Here, he said, concepts include: dedicated stores without single-use packaging (especially plastics); hybrid models, in conventional stores; and delivery-based systems.
 
One proposal is to work with Karlstad University, also in Sweden, looking at consumer needs from the point of view of whole families, including issues such as transport and food waste. A second proposal, said Wever, is targeting international funding, potentially involving IAPRI members in Sweden, Norway and the US.
 
The next presentation in the CoP meeting, from UDEM’s Guzman, looked at the growth of e-commerce as a trend over the course of the pandemic. As she had emphasised in the Distribution Packaging CoP meeting, this has affected UDEM’s own packaging laboratory, with different materials and supply chain impacts to analyse and test for.
 
One problem, she noted, was that consumers did not know how to assess the sustainability of e-commerce channels, typically underestimating – or not even considering – the impacts of transport, while overestimating the part played by packaging materials.
 
Guzman examined experiential elements, such as personalisation and branding in an e-commerce setting, and went on to look at returnable options. “The question is, are there good reasons for using returnable packaging?” she asked. “Or are we impacting more by carrying out all the reverse logistics?”
 
Korhonen rounded off the meeting by presenting PTR’s own work carried out as part of the EU SusPak project. A comparison between Finnish and Italian perceptions of sustainable packaging for fresh and takeaway food had been shaped into a series of sessions, she said, aimed at educating consumers about the issues.
 
The educational sessions included elements such as cultural differences between the two countries and the emphasis given to the various aspects of sustainability, the benefits of different material types, the role of recycling and the impact of transport and logistics.
 

The Active & Intelligent Packaging (AIP) CoP meeting was chaired by Selcuk Yildirim of ZHAW in Switzerland. He began by revisiting some of the proposals from the last meeting of this particular CoP, notably the idea of working on literature reviews examining certain aspects of AIP, from its sustainability to its safety. There was a suggestion that smaller break-out groups could be constituted to work on specific review areas.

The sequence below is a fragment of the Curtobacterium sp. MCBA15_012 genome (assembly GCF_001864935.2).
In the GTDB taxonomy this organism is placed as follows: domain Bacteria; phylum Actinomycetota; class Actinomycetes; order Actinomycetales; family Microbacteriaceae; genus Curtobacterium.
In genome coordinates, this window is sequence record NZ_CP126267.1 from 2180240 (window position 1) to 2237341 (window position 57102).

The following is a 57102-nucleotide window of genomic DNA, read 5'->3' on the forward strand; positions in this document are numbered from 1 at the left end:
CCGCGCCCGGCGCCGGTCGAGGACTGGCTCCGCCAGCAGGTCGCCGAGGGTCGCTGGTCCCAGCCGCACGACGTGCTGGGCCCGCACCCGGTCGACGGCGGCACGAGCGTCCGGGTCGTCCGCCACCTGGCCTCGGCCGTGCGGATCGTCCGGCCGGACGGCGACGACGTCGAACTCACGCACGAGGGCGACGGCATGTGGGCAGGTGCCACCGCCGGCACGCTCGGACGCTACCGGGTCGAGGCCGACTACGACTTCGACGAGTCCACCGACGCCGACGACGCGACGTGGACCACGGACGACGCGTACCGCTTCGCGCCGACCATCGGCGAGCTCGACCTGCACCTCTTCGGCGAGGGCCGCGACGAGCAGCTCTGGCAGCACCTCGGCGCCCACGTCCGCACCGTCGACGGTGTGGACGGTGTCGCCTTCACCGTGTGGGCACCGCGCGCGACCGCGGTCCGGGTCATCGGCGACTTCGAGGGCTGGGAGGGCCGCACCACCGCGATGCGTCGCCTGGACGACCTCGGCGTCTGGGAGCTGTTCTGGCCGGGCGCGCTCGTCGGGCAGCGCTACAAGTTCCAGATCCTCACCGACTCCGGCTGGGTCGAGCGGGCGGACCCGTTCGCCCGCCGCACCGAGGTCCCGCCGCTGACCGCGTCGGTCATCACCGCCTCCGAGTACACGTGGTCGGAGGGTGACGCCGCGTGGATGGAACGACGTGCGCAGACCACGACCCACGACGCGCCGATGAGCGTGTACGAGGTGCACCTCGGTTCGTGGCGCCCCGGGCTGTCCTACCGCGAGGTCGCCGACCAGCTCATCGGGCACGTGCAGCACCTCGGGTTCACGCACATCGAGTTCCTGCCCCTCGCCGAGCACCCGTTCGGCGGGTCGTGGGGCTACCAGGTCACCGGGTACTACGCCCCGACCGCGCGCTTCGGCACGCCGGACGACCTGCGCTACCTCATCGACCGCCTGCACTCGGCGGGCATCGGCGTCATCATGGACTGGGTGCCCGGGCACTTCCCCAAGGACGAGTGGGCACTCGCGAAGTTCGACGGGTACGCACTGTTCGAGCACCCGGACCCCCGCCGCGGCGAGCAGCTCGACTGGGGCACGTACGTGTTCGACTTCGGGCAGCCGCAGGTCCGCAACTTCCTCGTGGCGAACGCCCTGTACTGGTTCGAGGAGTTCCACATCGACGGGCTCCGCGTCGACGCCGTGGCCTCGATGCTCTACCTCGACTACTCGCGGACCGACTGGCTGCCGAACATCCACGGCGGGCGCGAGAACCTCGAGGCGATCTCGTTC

The possibility of designing joint research projects was another key theme, along with options for international funding. “I believe there would be a few funding opportunities,” said Yildirim. “I think, if we can collect that information and communicate it within IAPRI, this could increase the potential benefits of the association.”
 
Also debated was the possibility of changing the name of the CoP to Food Packaging, rather than just AIP. Some attendees did not see such a change as being a problem, but Guzman queried it. “I think Food Packaging is so broad that we might lose the AIP aspect,” she said. To prevent this happening, Yildirim suggested, the sub-topics to be addressed within the food area could be defined.
 
When the discussion moved on to teaching, he outlined how Collaborative Online International Learning (COIL) could be applied to the AIP area among IAPRI members. Already, said Yildirim, students from three different Zurich universities (including his own) were bringing together disciplines including materials technology, design and consumer perspectives through shared online teaching.
 
Along with Yildirim at ZHAW, Guzman at UDEM and Marit Kvalvaag Pettersen of Nofima, Norway, agreed that this was an approach which might work for their students, too, either through adaptations to the curriculum or by inviting online guest speakers. Church pointed out that the new University Education CoP was also looking at some of these COIL ideas, but there was widespread agreement that trialling them initially on a bilateral basis could be a good first step.